Mountcastle lifts O's in 1st big league opener

Means retires 18 straight in first Opening Day start

April 2nd, 2021

Asked a few hours before his first big league Opening Day how he -- his eligibility retained during a dazzling debut last season -- felt about entering 2021 as a Rookie of the Year Award candidate, Ryan Mountcastle was mostly diplomatic. He “won’t press to win awards,” Mountcastle said, stressing he needs only to “go out there and play my game.”

The rest, it was implied, would take care of itself.

Only then did he go off-script a bit, letting a sprinkle of his confidence show through.

“And if I do that,” Mountcastle said. “I think I have a pretty good shot of getting it.”

That’s certainty possible if Mountcastle continues to contribute the way he did Friday, when he paired with John Means to lead the Orioles to their 3-0 season-opening win over the Red Sox at Fenway Park.

Cranking a go-ahead two-run double off the Green Monster in the sixth, Mountcastle complemented seven sterling innings from Means on the mound to cement a clinical victory on a cold day in Boston.

Making his first career Opening Day start, Means carved through the Red Sox lineup to outduel Nathan Eovaldi. He permitted just two baserunners while throwing 97 pitches, the lone hit allowed going to his first batter, Enrique Hernández. After Xander Bogaerts reached on an error to begin the second, Means sent down 18 consecutive hitters to finish his day, striking out five and walking none. For the 2019 All-Star, it was, objectively, the finest start of his career.

“That was the best I’ve seen him pitch,” manager Brandon Hyde said. “I thought he did an amazing job. It was just a clinic, pitching wise.”

It was also one of the finer Opening Day starts in Orioles history. Means became the first O’s pitcher (since at least 1901) to go seven-or more innings on Opening Day allowing one hit or fewer. He also became just the third pitcher in baseball history to do so without also issuing a walk, joining Irv Young in 1906 and Jordan Zimmermann in 2019. Means has now allowed one run or fewer in five straight starts dating back to last season, tied for the second-longest streak in O’s history (Jim Palmer owns the record, with six starts in 1978).

“It was pretty special,” said Means, who made his MLB debut at Fenway in 2018. “It was amazing to have my family there. Fenway Park holds a special place in my heart. It was a really cool experience, something that I'll have to tell my kids forever.”

Consummating it was Mountcastle, who launched a 3-2 Matt Andriese fastball high off the Green Monster to break a scoreless tie. To that point, Means had spent much of the afternoon trading zeros with Eovaldi, who overwhelmed the Orioles in their 2020 opener and then held them to four hits over 5 1/3 innings Friday. Pedro Severino’s leadoff infield single helped chase Eovaldi in the sixth, before Andriese walked Trey Mancini and Hernández booted a potential double-play ball to load the bases.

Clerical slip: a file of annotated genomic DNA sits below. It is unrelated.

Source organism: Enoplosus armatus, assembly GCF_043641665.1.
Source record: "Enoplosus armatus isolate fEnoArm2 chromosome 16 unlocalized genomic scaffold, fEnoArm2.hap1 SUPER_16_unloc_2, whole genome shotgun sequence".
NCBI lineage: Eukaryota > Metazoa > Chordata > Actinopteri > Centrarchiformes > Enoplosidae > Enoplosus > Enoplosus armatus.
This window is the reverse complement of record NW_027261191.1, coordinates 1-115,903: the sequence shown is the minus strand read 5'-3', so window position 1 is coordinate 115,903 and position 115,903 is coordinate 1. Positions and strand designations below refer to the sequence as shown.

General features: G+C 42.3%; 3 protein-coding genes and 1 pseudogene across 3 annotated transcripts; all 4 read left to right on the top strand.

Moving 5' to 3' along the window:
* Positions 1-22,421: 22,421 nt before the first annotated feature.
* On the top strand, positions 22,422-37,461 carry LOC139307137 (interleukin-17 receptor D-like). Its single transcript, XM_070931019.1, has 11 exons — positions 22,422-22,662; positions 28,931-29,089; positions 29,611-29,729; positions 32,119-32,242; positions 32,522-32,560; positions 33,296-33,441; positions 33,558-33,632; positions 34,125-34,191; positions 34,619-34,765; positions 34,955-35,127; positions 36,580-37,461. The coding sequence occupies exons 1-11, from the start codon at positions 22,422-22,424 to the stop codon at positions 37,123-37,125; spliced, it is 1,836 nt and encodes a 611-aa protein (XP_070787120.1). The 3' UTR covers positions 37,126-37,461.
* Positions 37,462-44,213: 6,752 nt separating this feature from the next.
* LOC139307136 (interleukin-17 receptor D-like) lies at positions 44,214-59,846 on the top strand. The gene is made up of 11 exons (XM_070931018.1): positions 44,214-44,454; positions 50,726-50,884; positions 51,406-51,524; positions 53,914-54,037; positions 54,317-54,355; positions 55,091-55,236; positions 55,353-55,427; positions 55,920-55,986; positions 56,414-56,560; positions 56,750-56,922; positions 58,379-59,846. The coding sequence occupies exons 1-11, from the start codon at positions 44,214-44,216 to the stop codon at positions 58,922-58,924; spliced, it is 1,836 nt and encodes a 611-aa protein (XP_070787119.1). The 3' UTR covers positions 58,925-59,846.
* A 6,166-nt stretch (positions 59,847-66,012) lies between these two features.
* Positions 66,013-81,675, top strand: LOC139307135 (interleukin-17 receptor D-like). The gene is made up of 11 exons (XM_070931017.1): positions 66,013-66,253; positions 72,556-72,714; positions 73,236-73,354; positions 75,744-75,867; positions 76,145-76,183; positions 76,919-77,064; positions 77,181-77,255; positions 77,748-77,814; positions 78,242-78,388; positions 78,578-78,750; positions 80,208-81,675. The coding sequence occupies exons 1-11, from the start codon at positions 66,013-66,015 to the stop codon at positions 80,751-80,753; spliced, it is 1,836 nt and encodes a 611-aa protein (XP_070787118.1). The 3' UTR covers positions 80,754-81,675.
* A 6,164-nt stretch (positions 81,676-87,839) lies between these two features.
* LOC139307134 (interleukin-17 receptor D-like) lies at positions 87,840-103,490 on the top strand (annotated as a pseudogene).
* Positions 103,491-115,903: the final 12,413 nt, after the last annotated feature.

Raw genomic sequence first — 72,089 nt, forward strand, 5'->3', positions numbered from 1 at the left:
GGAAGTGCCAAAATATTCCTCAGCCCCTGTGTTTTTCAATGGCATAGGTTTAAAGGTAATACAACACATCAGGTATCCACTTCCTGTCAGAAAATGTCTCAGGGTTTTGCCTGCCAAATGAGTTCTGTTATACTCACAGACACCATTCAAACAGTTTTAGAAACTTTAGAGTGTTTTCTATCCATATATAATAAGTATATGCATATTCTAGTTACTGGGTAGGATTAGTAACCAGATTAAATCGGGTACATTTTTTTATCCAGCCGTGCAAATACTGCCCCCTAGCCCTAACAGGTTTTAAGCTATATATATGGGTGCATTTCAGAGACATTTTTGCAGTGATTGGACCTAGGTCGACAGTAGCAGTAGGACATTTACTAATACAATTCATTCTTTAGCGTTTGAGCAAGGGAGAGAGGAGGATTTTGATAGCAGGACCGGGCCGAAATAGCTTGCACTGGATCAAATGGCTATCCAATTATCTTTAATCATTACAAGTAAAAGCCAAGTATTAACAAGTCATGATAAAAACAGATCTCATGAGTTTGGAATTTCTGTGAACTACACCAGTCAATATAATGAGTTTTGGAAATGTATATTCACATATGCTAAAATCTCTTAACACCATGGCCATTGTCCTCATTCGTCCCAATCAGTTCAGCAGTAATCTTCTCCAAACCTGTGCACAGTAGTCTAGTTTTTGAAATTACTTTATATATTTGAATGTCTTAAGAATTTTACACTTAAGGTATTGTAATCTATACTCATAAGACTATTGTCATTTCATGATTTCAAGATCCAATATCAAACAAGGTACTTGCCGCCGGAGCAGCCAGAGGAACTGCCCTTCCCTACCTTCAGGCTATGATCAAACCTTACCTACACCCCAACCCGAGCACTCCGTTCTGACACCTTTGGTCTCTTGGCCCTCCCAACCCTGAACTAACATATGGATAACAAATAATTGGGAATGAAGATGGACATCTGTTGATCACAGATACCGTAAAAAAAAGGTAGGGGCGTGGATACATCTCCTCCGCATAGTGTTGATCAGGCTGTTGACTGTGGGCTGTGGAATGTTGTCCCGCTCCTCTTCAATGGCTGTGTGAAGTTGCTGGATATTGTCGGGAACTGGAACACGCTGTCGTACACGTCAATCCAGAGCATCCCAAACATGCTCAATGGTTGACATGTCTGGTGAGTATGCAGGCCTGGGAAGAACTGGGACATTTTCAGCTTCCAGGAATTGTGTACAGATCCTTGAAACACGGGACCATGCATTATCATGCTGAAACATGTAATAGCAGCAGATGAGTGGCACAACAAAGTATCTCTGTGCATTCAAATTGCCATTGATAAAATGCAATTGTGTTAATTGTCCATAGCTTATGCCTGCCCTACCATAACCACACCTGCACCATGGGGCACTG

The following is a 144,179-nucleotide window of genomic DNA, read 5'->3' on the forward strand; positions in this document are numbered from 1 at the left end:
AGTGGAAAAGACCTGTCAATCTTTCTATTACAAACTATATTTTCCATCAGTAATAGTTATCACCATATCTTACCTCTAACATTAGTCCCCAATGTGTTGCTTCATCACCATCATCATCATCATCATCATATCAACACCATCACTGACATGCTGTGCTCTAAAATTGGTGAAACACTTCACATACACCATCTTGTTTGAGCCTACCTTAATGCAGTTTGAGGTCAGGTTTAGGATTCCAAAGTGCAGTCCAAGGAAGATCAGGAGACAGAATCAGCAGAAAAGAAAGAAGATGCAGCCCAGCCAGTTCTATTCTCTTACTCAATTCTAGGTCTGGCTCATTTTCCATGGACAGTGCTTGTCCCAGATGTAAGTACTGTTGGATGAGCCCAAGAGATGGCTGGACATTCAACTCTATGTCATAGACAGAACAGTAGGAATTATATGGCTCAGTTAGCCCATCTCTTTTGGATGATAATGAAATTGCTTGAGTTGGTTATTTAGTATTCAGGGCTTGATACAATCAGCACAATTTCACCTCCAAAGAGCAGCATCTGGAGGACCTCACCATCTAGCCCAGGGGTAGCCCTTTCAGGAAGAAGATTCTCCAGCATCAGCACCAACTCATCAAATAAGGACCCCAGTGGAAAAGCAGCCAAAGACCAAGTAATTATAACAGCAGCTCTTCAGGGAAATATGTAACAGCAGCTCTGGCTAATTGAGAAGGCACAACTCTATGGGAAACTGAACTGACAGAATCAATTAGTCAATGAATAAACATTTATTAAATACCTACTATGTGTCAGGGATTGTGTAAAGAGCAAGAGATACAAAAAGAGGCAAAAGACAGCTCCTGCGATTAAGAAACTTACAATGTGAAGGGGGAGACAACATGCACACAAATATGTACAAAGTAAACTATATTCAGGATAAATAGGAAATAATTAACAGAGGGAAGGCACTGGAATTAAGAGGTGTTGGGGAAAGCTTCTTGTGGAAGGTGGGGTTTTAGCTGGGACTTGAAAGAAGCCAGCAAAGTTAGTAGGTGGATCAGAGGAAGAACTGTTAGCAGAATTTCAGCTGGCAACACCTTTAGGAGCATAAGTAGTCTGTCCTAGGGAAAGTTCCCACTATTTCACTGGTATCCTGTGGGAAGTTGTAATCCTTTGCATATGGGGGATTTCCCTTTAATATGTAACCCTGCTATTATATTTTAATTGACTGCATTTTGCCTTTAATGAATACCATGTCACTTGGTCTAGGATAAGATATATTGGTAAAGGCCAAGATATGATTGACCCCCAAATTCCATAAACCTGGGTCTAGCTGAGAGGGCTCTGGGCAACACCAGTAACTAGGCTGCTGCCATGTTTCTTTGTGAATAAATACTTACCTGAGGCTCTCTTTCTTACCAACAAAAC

The error opened the door for Mountcastle’s bases-clearing hit, and Anthony Santander’s eighth-inning RBI single provided insurance for Tanner Scott and César Valdez to record the final six outs. Means also benefited from three highlight-reel defensive plays from converted third baseman Rio Ruiz at second, in his third career start at the position.

“How about that?” Means said. “That was unbelievable.”

Thrust into emergency second base duties because of the Orioles’ last-minute spring decision to part ways with Yolmer Sánchez, Ruiz found himself in Friday’s lineup largely for the same reason Mountcastle did: his bat. Starting him in the cleanup spot on Opening Day speaks to the how the Orioles view Mountcastle, their No. 5 prospect per MLB Pipeline, after he hit .333 with five homers and an .878 OPS in 35 games down the stretch in 2020. The shortened ‘20 season left him four at-bats shy of shedding his rookie eligibility; no matter whether he claims Rookie of the Year hardware or not, Mountcastle could easily become the rare player to receive votes for the Award in two separate seasons.

All that though, as Mountcastle implied Friday morning, is talk for much later in the summer. But its part of the conversation around the Orioles as they embark on 2021 because of how they’ll use this season to further set the foundation for their rebuild now several years in the making. If nothing else, Friday provided a snapshot of what an ideal '21 might look like if that all breaks right: Mancini back in the fold, Means blossoming into a legitimate ace and Mountcastle growing into a middle-of-the-order mainstay.

M&M … &M? It has a ring to it.

“Because he’s got poise, because he’s got confidence, he’s going to be a really good hitter in this league,” Hyde said. “He is a threat when he swings the bat.”